October 24, 1954

This is “Religion in the News,” a program of non-sectarian comment on items of religious significance that have appeared in the press during the past week.

This has been National Bible Week. Begun in 1941 by the Layman’s National Committee, a non-sectarian organization, the purpose of this annual observance is to encourage people to read the Bible and other books which adhere to the “proposition that America was founded on Man’s consciousness of God.”

The Bible for years has consistently been the world’s best seller. There are 184 complete translations of it, and some 1,100 translation of parts of it. Almost anyone in any part of the world can find at least part of the Bible translated into his own language. If one interprets sales volume to indicate interest, then the Bible is preferred by mankind to any other single book.

There is, however, a remarkable lack of accurate information about how our Bible came to be the book that it is. Perhaps there is even a lack of curiosity on the part of many about this. And yet, one’s respect for the Bible cannot but increase with the increase of his understanding of how it came to be.

The word “Bible” comes from the Greek, and in that language it means “The Books.” Since the Middle Ages, our translation of it has been merely the singular, i.e., “the Book.” This book contains the sacred writings of Judaism and Christianity. These comprise 73 books for Catholics and some Protestants, 66 books for other Protestants, and 39 for Jews. While these books were written by man different peoples at many different times in history, there is a singleness of purpose running throughout them: The revelation of God to man.

Originally, these writings were entirely in the Hebrew language, except some minor portions in Aramaic. As the Jewish people spread throughout the countries bordering on the Mediterranean, the Old Testament came to be translated into many other languages, chiefly the Greek.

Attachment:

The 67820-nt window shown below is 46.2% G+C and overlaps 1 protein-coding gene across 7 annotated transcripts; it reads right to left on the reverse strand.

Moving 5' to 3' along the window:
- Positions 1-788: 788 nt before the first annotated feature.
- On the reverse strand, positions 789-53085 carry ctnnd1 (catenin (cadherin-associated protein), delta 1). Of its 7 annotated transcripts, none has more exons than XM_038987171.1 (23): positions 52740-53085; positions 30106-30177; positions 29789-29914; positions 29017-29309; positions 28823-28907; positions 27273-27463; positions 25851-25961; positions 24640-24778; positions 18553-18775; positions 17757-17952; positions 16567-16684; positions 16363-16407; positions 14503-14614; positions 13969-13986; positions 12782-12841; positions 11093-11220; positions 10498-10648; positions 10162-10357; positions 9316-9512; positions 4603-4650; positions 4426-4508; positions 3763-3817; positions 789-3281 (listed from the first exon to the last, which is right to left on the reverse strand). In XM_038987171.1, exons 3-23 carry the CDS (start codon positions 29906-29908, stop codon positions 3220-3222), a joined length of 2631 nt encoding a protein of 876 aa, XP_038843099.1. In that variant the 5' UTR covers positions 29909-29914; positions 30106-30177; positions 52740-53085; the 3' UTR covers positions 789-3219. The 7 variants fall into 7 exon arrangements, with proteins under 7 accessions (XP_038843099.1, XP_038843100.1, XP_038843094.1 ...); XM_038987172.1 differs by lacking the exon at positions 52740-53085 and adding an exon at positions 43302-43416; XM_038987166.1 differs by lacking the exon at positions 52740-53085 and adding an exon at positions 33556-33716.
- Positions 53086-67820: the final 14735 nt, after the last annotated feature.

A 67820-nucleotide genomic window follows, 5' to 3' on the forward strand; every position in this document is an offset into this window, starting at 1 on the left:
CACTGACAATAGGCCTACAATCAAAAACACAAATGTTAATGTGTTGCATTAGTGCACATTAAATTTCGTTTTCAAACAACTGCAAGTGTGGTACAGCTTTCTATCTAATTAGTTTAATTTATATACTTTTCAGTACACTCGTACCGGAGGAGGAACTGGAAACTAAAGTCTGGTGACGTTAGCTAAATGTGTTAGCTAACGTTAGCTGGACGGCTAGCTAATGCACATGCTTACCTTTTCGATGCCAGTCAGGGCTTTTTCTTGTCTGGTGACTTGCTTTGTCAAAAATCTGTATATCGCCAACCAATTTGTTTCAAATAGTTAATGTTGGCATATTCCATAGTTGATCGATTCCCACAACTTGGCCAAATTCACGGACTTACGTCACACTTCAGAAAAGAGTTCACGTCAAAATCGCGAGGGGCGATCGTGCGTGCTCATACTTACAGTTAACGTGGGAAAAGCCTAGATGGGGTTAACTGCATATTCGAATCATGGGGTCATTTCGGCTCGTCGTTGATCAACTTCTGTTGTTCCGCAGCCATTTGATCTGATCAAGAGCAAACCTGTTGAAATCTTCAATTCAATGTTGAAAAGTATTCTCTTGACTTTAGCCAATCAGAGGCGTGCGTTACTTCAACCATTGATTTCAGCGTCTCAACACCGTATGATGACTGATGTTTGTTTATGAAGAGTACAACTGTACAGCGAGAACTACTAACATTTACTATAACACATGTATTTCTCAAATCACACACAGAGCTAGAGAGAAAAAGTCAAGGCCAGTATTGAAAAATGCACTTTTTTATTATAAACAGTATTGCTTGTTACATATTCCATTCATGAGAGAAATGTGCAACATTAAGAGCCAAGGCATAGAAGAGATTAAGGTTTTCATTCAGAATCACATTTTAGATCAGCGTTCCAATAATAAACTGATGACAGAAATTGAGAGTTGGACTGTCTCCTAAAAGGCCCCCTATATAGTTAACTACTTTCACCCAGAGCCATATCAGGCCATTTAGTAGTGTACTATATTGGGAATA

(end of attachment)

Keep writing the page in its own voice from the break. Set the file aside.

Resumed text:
Since the New Testament books were all written originally in Greek, the early church had a completely Greek Bible. So many translations and variations within the same translation occurred, however, that Pope Damascus requested the noted scholar Jerome to revise the Latin versions, and the result was the Vulgate edition, which was completed in 406 A.D. This edition is still the preferred version for many Roman Catholics, and it is widely used in their churches.

With the spread of Christianity during the Middle Ages and later, new versions appeared which, as a rule, were based primarily on the Vulgate edition. Many of these were made by people who were not careful scholars, and wide variations occurred.

It remained for Martin Luther, during the period of the Reformation, to bring forth a new translation, which he did of the New Testament in 1522, and he completed his version of the Old Testament 12 years later. As the Reformation spread, a new movement for more translations began, but Luther’s work remains the most poplar still among most of the German churches. The major significance of his work lies in the fact that he went back to original languages, thereby restoring much of the purity of the text. Moreover, he was master of the German language, and he created a version that was by both vocabulary and style popular and dignified, reproducing the beauty of the original poetic portions.